The Badgers coasted to a 35-0 victory over Oregon State last season. The Beavers are the ninth-best team in the Pac-12, and their opening tune-up versus Norfolk State was postponed as a result of Hurricane/Tropical Depression/Rainier-than-average Isaac.

  Washington (+23.5) over LSU

The Huskies started strong versus San Diego State, then the offense fizzled. Still, quarterback Keith Price is a player, and Steve Sarkisian is good enough to avoid a blowout. I said in my Top 12 in ’12 that LSU should be weary of overlooking Washington, so this is me sticking to my guns.

The Huskies’ offense, in spite of a momentary lapse in the opener, is capable of moving the football in this one. The defense is supposed to be this team’s weakness, but it was a strength versus the Aztecs. This will be the biggest game to date of Zach Mettenberger’s career, and if he’s going to hiccup, it will be early.

   CINCINNATI (-4) over Pittsburgh

Admittedly, this line feels like a trick. Pittsburgh just lost its opener to Youngstown State. The Bearcats are at home, on a Thursday night, in front of what should be a raucous crowd. So, what’s the catch? I’m not sure that there is one.

Maybe I like Munchie Legaux too much, just because his name is Munchie freaking Legaux. Maybe I’m not being cautious enough with an unproven team in its season opener. I know Zack Collaros and Isaiah Pead are gone, I’m just not sure I care. Butch Jones likes his team and I do, too. Leggo.

  ARKANSAS STATE (-23) over Memphis

Look, I was still watching when the Ducks took a 50-3 lead. It was brutal. Admittedly, I wondered if my ‘ole ball coach was ready to flee for the talent-rich-er plains of Auburn, Ala.

But, here’s the thing: The Red Wolves kept their heads in what could/should have been humiliating circumstances. Instead of losing 100-6, ASU outscored the Ducks 31-7 over the final 39 minutes, demolishing a 37-point line in the process. Yes, I am aware that this resurgence occurred versus Oregon’s back-ups. But Oregon’s back-ups are a hell of a lot better than any one of Memphis’ starters.

  KENTUCKY (-7) over Kent State

Kentucky didn’t look good versus Louisville, but they didn’t look bad, either. The Cards, unless Chris Petersen interferes, are likely the eventual Big East champions, and UK never had a shot.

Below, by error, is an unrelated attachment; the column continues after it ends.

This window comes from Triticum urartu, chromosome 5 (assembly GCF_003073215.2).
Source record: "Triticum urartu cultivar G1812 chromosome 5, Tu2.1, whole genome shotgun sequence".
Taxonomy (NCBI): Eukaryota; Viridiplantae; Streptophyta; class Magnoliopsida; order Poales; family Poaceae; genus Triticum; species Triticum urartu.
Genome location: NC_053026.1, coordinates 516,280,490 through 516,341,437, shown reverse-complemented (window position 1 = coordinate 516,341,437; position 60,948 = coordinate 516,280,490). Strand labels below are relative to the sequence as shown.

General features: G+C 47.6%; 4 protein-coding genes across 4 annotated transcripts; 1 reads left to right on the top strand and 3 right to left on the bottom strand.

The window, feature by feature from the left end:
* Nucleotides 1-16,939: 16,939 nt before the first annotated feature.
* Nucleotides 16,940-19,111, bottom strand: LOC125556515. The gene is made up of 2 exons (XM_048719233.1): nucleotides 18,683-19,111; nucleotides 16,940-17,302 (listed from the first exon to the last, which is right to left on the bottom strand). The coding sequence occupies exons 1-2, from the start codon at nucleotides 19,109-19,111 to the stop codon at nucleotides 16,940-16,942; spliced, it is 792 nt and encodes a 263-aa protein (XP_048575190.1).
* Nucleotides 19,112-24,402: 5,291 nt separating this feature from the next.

Maxwell Smith was reasonably effective throwing the football against a Charlie Strong defense in week one (35-50, 280 yards, two touchdowns). With all due respect, Jon Heacock is not Charlie Strong, and the Golden Flash is not Louisville. Smith shouldn’t have a problem leading the SEC’s second-worst team past a middle-of-the-road MAC squad, at home, by more than one score.

LOCK OF THE WEEK:    Georgia (-3) over MISSOURI

Just know, first and foremost, that this is not the nature of LOTW’s. The lock is meant to be the one game of the week that I would most recommend betting your mortgage on – Disclaimer: I don’t recommend betting your mortgage, or even your rent money, on any one game. If you do that, you’re an idiot, you will lose, and I will laugh at you.

This game isn’t that. This game is personal. I have never liked the Missouri football program. As it pertained to their place in the Big 12 – and now pertains to their position within the SEC – their players and fans have always conducted themselves with comically irrational egotism. That grossly inflated self-image manifested itself once again Monday; this time in the form of misguided defensive end Sheldon Richardson.

Nobody in the SEC can touch the Missouri Tigers? Really? Listen, Sheldon, I realize that Mizzou dominated the Big 12 en route to multiple conference titles, but this isn’t the Big Tw– What’s that? Missouri never won a conference championship, despite playing in the pattycake Big 12 North? Not once? The last time they won their league, Richard Nixon was in office? Mizzou’s best bowl appearance in the last two decades was the 2008 Cotton Bowl?

I can’t wait for this one.